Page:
Independent living communities for seniors are popping up all over the globe as the demand by seniors for alternate living arrangements is increasing. Gone are the days when a “traditional” nursing home would be the only option for seniors. So that you will be prepared for the current investment boom in retirement living, this article will attempt to answer the questions: “What do I need to know about independent living senior communities?” and “How do I find retirement communities?”
The best retirement communities are the ones that meet your needs best. More and more are designed as active adult retirement communities because people are retiring younger and more physically active than ever before. Did you know—in general, the age requirement for “seniors” in some of these communities is as young as 55 years of age. You may find yourself ready to downsize or move on to the next phase of life.
Selecting the right senior living community is an important decision that involves more than simply choosing a floor plan — it’s about lifestyle. In addition to meeting your social, cultural, educational and recreational requirements, you may also want to ensure that there is a continuum of care in place to meet your needs if and when they change. Whatever your motivation, here are a few things to consider as you explore your retirement living options.
TYPES OF SENIOR HOUSING
- Senior Independent Living Communities. These are designed for active seniors who do not require any assistance with day to day activities, however there may be a 24-hour, on-site attendant or staff person available. These communities may be comprised of single-family homes, townhomes, apartments, mobile homes or motor homes. You may be able to rent or purchase these units. Be sure you check to see if there are age restrictions. Some of these communities will offer amenities such as a clubhouse, gym, social activities and such services as housekeeping, yard maintenance, transportation, laundry service and security.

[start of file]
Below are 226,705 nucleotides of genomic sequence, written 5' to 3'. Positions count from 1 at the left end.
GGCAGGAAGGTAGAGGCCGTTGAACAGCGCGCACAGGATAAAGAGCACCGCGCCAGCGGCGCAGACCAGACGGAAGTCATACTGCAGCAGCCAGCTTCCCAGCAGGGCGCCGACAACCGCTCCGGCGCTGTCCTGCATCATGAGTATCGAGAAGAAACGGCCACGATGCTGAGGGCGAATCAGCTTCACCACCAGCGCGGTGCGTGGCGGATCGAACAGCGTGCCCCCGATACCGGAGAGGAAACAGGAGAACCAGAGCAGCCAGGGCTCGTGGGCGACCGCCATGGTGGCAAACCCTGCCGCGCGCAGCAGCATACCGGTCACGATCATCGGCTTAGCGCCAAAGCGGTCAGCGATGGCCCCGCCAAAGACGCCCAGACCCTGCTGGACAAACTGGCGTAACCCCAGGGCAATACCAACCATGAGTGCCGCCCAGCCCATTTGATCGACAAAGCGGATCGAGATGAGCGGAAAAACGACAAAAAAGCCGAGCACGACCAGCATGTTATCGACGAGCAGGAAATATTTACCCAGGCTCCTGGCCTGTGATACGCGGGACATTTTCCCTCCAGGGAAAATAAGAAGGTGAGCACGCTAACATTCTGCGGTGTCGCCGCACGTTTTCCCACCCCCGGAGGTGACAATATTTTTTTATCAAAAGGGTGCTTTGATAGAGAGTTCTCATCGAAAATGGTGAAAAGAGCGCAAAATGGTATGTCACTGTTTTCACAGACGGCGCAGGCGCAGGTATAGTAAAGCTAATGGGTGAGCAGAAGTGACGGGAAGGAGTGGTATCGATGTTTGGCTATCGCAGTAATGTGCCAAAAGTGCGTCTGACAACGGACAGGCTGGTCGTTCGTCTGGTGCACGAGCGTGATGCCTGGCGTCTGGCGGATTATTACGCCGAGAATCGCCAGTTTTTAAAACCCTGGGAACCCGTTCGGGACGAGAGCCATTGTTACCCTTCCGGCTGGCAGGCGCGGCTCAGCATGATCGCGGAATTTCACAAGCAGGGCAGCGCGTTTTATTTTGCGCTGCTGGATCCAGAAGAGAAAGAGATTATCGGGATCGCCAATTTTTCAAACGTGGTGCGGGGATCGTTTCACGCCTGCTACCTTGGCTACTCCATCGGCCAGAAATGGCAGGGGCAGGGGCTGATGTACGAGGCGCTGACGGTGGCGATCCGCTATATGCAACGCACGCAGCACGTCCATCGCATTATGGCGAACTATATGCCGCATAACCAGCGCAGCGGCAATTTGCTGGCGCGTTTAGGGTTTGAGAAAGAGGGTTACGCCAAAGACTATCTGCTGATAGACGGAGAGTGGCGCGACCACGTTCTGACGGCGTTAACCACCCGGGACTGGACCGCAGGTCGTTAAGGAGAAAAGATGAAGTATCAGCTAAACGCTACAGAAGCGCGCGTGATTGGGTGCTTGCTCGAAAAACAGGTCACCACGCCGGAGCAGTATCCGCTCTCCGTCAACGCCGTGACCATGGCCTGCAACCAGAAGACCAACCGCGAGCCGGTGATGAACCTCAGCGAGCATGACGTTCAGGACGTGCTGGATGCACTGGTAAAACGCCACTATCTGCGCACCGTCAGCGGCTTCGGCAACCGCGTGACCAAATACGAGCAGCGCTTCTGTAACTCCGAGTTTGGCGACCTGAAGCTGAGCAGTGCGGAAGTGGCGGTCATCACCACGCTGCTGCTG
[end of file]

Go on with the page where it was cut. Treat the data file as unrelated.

- Leisure or Lifestyle Oriented Communities. If you are looking for like-minded people to surround yourself with in retirement, this may be the option for you. Here’s a sampling of what you might find: RV-only parks, faith-based communities, golf and tennis resort communities, boating communities, artist communities, gay and lesbian-only, singles only.
- Senior Living Apartments. These apartments can be relatively inexpensive and are maintenance-free. These independent living apartments for seniors offer a place to live along with amenities including community dining, housekeeping, transportation and 24-hour emergency services. You’ll generally find three levels: affordable, market and luxury. Affordable apartments are generally income-based and subsidized at federal, state or local level. Market apartments are competitively priced about 15% lower than a regular apartment. The Luxury option will offer upscale amenities, larger apartments, to sometimes include security and on-site pharmacies.
- Continuum Care Retirement Communities (CCRCs). These are senior living communities where residents “age in place.” CCRCs offer services you’d find in independent living, assisted living and nursing homes so as your needs change the services are there to meet your needs. You’ll generally sign a contract depending on your needs, and these are among the most expensive options for retirees. You’ll be charged an entrance fee with a monthly fee in addition. These communities offer greater piece of mind to both the residents and their families.